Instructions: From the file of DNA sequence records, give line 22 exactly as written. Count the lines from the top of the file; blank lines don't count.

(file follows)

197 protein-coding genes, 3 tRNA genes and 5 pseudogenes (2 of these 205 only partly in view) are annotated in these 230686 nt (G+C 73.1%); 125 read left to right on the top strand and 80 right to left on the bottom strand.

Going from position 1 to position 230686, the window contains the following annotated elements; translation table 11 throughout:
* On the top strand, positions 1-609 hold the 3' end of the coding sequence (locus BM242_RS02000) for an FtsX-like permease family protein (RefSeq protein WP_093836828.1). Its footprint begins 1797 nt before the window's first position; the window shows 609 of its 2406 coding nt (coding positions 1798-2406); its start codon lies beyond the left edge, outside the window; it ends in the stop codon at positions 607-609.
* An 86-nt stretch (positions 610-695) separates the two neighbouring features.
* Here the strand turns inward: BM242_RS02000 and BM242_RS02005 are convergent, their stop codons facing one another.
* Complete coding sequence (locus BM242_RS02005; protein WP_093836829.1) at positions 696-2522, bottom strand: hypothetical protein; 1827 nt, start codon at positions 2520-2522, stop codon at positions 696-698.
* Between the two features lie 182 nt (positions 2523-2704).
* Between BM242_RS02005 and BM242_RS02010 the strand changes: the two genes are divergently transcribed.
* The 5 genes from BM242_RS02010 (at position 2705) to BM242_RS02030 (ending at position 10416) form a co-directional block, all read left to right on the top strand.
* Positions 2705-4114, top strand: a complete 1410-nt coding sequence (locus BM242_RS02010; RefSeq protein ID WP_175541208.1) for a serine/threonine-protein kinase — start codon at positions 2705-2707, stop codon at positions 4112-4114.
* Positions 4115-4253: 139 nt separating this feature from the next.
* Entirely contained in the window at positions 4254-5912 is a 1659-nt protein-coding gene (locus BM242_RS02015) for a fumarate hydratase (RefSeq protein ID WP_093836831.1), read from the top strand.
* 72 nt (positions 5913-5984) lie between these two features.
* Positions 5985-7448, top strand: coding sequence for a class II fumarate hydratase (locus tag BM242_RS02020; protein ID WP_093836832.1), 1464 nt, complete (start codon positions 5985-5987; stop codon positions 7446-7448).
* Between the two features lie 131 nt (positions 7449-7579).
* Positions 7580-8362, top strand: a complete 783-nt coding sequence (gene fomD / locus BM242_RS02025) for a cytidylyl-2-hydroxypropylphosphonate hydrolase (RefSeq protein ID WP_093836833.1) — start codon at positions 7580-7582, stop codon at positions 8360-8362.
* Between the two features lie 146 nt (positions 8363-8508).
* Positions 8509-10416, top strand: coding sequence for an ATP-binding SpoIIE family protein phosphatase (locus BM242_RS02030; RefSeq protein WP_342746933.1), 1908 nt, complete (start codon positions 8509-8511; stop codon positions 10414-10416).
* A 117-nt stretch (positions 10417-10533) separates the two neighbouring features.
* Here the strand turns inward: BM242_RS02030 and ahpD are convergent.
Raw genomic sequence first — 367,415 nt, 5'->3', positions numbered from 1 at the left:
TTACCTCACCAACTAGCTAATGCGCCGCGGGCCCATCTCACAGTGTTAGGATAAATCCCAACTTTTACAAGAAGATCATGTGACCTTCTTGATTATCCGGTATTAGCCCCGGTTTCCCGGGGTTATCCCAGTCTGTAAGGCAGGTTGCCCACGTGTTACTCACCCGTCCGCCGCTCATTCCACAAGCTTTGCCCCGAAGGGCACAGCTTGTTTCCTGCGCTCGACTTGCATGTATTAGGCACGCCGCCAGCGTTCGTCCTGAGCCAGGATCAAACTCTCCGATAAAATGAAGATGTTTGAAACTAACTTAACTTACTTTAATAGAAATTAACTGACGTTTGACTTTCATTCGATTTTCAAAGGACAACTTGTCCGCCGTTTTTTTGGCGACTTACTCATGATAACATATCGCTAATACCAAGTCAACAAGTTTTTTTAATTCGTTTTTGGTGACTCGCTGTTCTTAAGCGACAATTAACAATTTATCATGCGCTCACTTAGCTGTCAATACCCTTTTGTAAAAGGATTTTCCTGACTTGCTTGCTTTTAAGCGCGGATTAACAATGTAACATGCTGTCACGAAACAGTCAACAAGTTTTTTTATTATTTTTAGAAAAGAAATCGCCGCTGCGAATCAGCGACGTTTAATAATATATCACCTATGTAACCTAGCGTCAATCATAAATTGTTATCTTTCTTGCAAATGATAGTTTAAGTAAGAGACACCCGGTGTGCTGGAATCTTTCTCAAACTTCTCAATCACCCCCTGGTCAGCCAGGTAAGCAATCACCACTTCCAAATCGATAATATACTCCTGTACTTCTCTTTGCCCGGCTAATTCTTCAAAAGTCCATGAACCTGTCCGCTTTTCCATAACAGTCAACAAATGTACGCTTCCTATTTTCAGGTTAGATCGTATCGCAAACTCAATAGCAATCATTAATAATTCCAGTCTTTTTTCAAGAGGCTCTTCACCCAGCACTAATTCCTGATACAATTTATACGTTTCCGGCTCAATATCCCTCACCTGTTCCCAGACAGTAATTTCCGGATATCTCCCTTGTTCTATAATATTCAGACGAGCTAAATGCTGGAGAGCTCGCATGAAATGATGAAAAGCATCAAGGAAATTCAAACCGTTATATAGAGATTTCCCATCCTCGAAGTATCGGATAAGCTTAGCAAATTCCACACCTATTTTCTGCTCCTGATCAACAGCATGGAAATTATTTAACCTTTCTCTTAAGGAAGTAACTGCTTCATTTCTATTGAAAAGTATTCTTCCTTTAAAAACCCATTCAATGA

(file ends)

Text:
TTACCTCACCAACTAGCTAATGCGCCGCGGGCCCATCTCACAGTGTTAGGATAAATCCCAACTTTTACAAGAAGATCATGTGACCTTCTTGATTATCCGGTATTAGCCCCGGTTTCCCGGGGTTATCCCAGTCTGTAAGGCAGGTTGCCCACGTGTTACTCACCCGTCCGCCGCTCATTCCACAAGCTTTGCCCCGAAGGGCACAGCTTGTTTCCTGCGCTCGACTTGCATGTATTAGGCACGCCGCCAGCGTTCGTCCTGAGCCAGGATCAAACTCTCCGATAAAATGAAGATGTTTGAAACTAACTTAACTTACTTTAATAGAAATTAACTGACGTTTGACTTTCATTCGATTTTCAAAGGACAACTTGTCCGCCGTTTTTTTGGCGACTTACTCATGATAACATATCGCTAATACCAAGTCAACAAGTTTTTTTAATTCGTTTTTGGTGACTCGCTGTTCTTAAGCGACAATTAACAATTTATCATGCGCTCACTTAGCTGTCAATACCCTTTTGTAAAAGGATTTTCCTGACTTGCTTGCTTTTAAGCGCGGATTAACAATGTAACATGCTGTCACGAAACAGTCAACAAGTTTTTTTATTATTTTTAGAAAAGAAATCGCCGCTGCGAATCAGCGACGTTTAATAATATATCACCTATGTAACCTAGCGTCAATCATAAATTGTTATCTTTCTTGCAAATGATAGTTTAAGTAAGAGACACCCGGTGTGCTGGAATCTTTCTCAAACTTCTCAATCACCCCCTGGTCAGCCAGGTAAGCAATCACCACTTCCAAATCGATAATATACTCCTGTACTTCTCTTTGCCCGGCTAATTCTTCAAAAGTCCATGAACCTGTCCGCTTTTCCATAACAGTCAACAAATGTACGCTTCCTATTTTCAGGTTAGATCGTATCGCAAACTCAATAGCAATCATTAATAATTCCAGTCTTTTTTCAAGAGGCTCTTCACCCAGCACTAATTCCTGATACAATTTATACGTTTCCGGCTCAATATCCCTCACCTGTTCCCAGACAGTAATTTCCGGATATCTCCCTTGTTCTATAATATTCAGACGAGCTAAATGCTGGAGAGCTCGCATGAAATGATGAAAAGCATCAAGGAAATTCAAACCGTTATATAGAGATTTCCCATCCTCGAAGTATCGGATAAGCTTAGCAAATTCCACACCTATTTTCTGCTCCTGATCAACAGCATGGAAATTATTTAACCTTTCTCTTAAGGAAGTAACTGCTTCATTTCTATTGAAAAGTATTCTTCCTTTAAAAACCCATTCAATGA